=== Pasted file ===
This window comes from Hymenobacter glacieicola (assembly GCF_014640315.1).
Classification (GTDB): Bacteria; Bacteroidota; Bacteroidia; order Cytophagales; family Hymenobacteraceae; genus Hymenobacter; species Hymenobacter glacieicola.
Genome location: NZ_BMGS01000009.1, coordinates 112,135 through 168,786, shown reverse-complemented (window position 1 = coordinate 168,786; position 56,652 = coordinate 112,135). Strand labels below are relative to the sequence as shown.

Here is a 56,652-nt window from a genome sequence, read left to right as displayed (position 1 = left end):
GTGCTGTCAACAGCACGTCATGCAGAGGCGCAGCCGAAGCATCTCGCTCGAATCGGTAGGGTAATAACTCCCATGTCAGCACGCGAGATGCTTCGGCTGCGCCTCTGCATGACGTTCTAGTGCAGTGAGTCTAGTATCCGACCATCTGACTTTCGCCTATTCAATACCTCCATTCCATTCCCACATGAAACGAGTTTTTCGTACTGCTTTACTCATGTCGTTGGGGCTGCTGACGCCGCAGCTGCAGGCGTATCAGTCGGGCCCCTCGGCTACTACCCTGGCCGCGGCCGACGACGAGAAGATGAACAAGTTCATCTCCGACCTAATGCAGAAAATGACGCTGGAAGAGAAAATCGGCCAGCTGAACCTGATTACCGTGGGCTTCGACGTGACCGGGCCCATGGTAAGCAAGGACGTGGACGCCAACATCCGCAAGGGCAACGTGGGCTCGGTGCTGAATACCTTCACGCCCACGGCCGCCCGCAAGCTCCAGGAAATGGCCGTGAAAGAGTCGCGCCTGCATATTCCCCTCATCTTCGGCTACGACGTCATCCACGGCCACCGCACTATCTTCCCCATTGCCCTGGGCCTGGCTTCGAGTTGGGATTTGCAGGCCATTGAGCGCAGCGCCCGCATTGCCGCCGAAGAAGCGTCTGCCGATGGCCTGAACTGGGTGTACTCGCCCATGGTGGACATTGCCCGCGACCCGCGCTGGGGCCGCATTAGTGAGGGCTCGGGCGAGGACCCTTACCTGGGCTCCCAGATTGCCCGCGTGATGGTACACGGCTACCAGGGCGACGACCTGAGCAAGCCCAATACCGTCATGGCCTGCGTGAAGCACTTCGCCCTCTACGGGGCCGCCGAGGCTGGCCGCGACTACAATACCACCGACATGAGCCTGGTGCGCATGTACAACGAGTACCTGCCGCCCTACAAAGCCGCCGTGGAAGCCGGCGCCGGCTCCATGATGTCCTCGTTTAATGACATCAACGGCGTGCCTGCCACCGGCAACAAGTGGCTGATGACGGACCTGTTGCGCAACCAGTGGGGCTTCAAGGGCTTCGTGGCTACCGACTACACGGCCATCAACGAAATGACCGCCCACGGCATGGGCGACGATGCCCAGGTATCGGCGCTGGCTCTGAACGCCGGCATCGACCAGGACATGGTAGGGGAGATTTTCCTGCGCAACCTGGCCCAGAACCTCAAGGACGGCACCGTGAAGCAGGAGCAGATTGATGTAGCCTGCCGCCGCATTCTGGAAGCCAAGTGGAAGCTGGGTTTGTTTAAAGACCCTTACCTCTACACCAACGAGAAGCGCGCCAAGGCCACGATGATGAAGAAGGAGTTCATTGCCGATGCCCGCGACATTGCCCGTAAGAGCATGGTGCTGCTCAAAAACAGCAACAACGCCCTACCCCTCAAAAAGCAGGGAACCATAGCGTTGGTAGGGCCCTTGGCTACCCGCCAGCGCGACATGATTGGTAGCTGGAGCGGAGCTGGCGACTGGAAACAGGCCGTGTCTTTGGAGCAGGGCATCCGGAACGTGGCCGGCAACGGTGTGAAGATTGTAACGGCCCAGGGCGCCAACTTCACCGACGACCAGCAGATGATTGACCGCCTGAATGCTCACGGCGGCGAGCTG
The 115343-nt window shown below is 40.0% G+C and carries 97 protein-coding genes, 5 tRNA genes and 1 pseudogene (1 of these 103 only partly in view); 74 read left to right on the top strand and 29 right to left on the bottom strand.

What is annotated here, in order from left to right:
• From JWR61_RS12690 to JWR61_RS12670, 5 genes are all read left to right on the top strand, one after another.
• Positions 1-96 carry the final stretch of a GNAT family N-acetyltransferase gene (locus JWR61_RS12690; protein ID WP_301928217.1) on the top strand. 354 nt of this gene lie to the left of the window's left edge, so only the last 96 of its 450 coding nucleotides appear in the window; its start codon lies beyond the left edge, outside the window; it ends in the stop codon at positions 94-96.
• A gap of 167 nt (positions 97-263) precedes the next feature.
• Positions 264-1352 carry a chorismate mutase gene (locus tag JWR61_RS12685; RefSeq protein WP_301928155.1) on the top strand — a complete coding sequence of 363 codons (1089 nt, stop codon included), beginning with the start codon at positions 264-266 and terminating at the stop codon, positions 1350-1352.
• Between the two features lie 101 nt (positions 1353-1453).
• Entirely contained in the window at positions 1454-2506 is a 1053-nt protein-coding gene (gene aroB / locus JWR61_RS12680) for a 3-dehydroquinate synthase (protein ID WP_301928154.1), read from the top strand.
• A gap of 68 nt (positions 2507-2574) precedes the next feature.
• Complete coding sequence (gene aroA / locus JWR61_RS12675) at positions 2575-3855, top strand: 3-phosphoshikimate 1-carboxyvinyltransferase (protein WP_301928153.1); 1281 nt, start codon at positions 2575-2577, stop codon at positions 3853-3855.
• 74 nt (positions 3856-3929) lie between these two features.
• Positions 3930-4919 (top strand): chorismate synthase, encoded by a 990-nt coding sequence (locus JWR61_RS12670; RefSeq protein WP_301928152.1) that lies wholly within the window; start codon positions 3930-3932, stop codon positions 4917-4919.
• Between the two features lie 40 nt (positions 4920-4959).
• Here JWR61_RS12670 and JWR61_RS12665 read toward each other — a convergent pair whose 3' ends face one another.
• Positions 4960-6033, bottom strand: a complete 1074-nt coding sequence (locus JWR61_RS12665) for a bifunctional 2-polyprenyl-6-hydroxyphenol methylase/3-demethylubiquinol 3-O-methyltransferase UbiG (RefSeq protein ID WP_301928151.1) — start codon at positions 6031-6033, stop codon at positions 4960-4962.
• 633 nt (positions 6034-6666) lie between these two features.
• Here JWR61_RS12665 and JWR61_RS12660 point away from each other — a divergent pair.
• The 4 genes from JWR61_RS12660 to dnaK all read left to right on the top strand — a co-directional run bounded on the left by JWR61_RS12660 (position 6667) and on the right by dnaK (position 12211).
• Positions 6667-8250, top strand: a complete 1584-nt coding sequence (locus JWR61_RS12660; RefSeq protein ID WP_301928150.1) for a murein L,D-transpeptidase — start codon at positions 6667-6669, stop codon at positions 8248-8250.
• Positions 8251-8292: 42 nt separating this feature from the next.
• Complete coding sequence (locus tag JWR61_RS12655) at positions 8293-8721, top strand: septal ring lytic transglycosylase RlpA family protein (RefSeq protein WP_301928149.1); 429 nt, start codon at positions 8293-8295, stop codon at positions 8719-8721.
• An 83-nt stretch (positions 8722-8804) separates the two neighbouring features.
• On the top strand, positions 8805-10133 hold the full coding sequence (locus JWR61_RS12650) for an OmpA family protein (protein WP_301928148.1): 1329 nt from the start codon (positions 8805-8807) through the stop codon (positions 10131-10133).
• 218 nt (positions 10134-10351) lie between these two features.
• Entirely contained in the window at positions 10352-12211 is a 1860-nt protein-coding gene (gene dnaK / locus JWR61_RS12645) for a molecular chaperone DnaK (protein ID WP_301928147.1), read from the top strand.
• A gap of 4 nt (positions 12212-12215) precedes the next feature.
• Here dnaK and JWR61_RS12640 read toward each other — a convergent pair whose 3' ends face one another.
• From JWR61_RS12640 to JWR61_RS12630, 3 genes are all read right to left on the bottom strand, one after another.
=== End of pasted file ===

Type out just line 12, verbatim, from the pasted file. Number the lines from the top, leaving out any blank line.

• Between the two features lie 101 nt (positions 1353-1453).